Twenty-two states already allow people on community supervision to vote.

Some 10,000 West Virginians will continue to be denied the right to vote after political squabbling at the Capitol led to SB 488 failing to pass.

The bill would have restored voting rights to West Virginians who are on parole and/or probation. Twenty-two states – including Ohio, Pennsylvania, Maryland, and Virginia – already allow people to vote while on community supervision. 

“These West Virginians have served their sentence behind bars,” said Greg Whittington, ACLU-WV Criminal Law Reform Director. “They pay their taxes and give back to their communities. Denying them the right to be heard at the ballot box is nothing more than taxation without representation.”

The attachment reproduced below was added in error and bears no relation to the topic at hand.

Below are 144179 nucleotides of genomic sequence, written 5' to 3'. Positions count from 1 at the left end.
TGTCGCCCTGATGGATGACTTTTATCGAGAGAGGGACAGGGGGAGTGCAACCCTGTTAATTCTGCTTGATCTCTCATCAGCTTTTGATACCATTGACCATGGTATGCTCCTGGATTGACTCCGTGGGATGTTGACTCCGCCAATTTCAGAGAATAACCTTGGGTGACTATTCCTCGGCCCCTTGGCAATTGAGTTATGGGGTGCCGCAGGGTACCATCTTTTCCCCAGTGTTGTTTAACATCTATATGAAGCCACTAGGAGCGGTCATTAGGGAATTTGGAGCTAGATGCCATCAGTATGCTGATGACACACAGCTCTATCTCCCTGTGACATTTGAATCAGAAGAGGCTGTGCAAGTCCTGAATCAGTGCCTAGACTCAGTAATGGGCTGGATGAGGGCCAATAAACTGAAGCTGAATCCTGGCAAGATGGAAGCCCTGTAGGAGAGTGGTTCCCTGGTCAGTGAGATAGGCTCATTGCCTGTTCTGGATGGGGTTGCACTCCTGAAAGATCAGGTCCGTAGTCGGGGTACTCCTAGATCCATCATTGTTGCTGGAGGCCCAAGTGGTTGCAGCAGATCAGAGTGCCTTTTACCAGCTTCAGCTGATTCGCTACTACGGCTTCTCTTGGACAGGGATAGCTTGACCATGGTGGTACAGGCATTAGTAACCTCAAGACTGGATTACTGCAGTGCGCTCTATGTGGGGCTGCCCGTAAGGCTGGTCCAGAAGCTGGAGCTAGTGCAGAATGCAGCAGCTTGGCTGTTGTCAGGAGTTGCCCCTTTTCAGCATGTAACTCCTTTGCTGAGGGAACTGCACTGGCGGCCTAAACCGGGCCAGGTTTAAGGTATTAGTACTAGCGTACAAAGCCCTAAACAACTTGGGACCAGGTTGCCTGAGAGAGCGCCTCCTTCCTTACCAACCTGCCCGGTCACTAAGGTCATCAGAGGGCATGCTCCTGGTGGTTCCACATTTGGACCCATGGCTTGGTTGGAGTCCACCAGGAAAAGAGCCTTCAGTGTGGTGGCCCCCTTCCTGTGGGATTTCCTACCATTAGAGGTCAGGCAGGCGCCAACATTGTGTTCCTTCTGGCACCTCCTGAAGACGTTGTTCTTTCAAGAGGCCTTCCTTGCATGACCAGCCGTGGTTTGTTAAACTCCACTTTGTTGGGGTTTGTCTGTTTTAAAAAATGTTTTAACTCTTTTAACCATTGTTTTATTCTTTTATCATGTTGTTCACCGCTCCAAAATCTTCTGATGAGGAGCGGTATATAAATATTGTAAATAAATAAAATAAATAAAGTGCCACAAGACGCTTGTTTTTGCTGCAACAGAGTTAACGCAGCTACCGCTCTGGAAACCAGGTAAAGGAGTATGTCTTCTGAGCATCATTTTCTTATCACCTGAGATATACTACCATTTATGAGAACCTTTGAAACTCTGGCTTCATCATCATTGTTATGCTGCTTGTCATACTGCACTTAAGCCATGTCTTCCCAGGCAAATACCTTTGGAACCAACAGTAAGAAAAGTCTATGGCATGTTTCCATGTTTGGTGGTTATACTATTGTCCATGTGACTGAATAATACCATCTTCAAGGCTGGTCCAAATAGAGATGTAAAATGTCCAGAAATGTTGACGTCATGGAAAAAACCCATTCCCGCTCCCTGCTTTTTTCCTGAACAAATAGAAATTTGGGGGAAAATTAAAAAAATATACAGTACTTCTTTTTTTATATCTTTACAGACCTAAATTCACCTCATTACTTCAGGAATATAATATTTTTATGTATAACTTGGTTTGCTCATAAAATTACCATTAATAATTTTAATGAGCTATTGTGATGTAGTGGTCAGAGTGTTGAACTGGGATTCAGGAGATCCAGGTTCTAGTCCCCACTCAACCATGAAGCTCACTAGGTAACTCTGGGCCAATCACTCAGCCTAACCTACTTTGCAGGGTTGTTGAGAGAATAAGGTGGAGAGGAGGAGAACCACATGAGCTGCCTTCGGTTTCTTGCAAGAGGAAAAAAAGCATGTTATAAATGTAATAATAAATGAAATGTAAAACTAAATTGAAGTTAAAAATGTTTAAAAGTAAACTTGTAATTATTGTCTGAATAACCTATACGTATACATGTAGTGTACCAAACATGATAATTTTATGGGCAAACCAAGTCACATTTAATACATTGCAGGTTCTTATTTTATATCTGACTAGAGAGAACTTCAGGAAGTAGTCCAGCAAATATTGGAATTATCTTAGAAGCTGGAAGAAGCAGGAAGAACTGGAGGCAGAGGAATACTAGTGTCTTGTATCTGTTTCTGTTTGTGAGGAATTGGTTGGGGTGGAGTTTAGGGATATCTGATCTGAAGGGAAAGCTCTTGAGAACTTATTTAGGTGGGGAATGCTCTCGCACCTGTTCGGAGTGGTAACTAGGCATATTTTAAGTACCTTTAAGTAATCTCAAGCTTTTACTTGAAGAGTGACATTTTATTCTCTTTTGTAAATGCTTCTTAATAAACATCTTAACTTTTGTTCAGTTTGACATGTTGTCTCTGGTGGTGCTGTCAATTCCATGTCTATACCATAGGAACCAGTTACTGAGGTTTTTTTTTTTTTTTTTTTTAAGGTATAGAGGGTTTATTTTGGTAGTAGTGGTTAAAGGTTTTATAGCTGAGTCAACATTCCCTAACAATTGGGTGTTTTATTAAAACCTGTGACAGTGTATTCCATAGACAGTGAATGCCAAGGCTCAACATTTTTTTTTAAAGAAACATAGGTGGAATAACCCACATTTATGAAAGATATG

Wednesday was an important deadline. Bills had to be passed out of their house of origin by that date in order to be passed into law. Despite having broad bipartisan support and being advanced to the full Senate, SB 488 was kept off the agenda due to an unrelated political dispute.

“It is deeply frustrating that thousands of people will have their basic rights denied because of bickering between politicians,” said Eli Baumwell, ACLU-WV advocacy specialist. “West Virginians deserve better from those representing them in Charleston.”